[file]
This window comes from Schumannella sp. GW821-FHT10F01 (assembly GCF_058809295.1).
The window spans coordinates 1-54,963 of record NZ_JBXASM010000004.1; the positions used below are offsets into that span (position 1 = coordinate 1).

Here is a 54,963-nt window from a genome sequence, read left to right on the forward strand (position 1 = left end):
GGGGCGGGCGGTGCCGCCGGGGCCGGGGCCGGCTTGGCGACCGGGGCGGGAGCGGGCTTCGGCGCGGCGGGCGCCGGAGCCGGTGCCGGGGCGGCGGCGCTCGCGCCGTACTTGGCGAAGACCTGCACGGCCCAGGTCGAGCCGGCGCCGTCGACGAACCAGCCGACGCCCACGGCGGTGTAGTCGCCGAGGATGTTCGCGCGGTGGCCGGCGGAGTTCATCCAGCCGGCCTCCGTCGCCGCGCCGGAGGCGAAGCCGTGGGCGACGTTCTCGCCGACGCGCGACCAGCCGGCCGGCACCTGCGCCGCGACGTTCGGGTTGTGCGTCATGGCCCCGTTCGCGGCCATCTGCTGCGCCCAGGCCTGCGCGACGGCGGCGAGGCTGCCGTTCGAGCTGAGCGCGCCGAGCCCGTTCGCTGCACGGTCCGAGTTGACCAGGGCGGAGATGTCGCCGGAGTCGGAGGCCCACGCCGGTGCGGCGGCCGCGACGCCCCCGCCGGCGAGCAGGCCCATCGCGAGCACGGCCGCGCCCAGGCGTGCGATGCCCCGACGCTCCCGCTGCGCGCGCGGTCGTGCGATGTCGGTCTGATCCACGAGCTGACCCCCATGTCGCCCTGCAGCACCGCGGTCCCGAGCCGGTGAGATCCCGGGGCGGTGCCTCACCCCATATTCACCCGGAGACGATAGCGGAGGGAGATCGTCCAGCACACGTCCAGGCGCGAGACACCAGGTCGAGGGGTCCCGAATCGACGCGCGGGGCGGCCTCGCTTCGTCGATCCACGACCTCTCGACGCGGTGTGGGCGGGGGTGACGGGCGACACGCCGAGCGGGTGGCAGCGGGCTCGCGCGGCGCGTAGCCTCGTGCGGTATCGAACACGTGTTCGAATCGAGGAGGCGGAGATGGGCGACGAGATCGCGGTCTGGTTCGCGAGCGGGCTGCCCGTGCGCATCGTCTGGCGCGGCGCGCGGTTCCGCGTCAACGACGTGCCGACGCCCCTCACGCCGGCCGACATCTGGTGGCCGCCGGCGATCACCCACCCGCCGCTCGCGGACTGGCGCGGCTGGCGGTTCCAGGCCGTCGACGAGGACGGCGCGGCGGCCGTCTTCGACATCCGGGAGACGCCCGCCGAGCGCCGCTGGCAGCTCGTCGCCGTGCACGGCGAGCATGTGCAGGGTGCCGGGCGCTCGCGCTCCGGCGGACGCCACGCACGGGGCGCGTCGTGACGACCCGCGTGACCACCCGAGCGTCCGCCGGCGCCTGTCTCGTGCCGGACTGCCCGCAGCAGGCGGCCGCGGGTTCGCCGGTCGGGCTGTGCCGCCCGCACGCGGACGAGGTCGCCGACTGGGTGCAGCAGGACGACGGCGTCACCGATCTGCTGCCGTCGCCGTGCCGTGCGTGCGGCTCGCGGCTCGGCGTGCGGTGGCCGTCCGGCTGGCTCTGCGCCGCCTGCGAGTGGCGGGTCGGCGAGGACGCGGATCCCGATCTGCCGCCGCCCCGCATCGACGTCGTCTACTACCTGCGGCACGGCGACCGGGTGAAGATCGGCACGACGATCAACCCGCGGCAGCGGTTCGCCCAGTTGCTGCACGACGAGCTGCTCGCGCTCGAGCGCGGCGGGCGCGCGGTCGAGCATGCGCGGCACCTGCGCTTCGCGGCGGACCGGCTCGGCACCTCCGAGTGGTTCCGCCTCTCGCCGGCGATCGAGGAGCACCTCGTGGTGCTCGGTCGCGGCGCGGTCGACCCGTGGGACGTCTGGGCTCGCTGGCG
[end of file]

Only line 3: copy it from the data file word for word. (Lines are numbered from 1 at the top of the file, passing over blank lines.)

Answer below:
Here is a 54,963-nt window from a genome sequence, read left to right on the forward strand (position 1 = left end):